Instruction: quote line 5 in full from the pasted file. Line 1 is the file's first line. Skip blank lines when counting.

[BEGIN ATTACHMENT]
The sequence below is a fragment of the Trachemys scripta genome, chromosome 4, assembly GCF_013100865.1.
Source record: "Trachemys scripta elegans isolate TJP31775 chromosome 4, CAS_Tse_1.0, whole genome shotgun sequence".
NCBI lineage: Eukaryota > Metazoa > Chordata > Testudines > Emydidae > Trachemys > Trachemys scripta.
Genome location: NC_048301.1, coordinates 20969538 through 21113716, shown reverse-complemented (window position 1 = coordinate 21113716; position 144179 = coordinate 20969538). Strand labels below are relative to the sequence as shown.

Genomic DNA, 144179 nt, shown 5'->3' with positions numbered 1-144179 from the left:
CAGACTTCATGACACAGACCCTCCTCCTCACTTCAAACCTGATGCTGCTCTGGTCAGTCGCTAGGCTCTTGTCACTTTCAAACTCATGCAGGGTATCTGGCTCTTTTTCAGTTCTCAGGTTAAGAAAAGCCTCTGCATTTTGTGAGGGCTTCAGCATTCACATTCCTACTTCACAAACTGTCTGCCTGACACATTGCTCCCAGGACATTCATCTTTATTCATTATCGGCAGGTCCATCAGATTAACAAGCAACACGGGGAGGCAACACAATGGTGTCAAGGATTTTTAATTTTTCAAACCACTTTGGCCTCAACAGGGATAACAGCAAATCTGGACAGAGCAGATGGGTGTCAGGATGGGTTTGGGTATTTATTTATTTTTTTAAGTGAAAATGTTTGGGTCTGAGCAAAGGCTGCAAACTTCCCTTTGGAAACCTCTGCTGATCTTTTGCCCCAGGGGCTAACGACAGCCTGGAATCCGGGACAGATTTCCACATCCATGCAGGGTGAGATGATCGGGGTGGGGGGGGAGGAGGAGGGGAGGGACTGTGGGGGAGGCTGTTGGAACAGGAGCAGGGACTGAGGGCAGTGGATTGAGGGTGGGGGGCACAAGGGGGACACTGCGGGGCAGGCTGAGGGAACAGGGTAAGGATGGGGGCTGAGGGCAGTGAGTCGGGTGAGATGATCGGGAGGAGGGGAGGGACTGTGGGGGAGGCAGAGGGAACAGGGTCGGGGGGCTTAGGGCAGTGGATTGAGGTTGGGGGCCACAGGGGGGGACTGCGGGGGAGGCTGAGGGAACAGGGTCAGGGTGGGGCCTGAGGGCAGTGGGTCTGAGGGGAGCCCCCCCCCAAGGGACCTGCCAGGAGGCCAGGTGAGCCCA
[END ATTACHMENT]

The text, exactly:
Genomic DNA, 144179 nt, shown 5'->3' with positions numbered 1-144179 from the left: